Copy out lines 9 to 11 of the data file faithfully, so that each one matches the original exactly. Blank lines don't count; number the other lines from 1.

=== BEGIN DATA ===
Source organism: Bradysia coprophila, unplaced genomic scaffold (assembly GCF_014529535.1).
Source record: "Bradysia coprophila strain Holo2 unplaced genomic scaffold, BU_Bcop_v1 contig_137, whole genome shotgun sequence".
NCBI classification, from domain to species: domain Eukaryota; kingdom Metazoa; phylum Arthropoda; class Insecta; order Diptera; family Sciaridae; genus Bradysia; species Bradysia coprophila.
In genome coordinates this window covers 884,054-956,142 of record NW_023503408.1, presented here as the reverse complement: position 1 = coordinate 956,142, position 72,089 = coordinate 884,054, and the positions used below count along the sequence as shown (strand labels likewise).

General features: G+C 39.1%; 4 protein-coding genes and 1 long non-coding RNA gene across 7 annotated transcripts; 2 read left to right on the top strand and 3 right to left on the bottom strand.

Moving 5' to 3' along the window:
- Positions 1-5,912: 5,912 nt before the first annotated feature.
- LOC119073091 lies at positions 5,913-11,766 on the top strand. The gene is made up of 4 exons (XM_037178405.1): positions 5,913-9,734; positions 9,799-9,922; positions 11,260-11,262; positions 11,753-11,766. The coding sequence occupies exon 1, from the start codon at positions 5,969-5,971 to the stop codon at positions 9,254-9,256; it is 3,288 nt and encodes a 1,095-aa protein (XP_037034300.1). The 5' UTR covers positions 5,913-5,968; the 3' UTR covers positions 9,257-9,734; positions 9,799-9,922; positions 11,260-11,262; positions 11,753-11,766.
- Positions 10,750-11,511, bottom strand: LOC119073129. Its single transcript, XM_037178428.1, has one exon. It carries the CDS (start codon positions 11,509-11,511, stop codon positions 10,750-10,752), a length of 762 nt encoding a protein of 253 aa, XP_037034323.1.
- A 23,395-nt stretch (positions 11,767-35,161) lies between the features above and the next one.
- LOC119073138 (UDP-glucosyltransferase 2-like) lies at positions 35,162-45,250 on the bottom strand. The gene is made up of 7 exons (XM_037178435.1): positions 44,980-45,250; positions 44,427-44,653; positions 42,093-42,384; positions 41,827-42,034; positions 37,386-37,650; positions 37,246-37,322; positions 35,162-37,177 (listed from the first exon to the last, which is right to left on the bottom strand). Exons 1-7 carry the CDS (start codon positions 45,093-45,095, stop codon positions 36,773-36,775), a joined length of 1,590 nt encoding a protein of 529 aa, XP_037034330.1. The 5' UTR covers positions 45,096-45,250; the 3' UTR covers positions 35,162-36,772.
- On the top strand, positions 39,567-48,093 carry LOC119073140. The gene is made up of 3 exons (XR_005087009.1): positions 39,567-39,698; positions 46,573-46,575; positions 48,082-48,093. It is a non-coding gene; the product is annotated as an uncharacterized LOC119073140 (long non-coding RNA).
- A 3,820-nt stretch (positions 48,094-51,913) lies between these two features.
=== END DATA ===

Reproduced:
- Positions 10,750-11,511, bottom strand: LOC119073129. Its single transcript, XM_037178428.1, has one exon. It carries the CDS (start codon positions 11,509-11,511, stop codon positions 10,750-10,752), a length of 762 nt encoding a protein of 253 aa, XP_037034323.1.
- A 23,395-nt stretch (positions 11,767-35,161) lies between the features above and the next one.
- LOC119073138 (UDP-glucosyltransferase 2-like) lies at positions 35,162-45,250 on the bottom strand. The gene is made up of 7 exons (XM_037178435.1): positions 44,980-45,250; positions 44,427-44,653; positions 42,093-42,384; positions 41,827-42,034; positions 37,386-37,650; positions 37,246-37,322; positions 35,162-37,177 (listed from the first exon to the last, which is right to left on the bottom strand). Exons 1-7 carry the CDS (start codon positions 45,093-45,095, stop codon positions 36,773-36,775), a joined length of 1,590 nt encoding a protein of 529 aa, XP_037034330.1. The 5' UTR covers positions 45,096-45,250; the 3' UTR covers positions 35,162-36,772.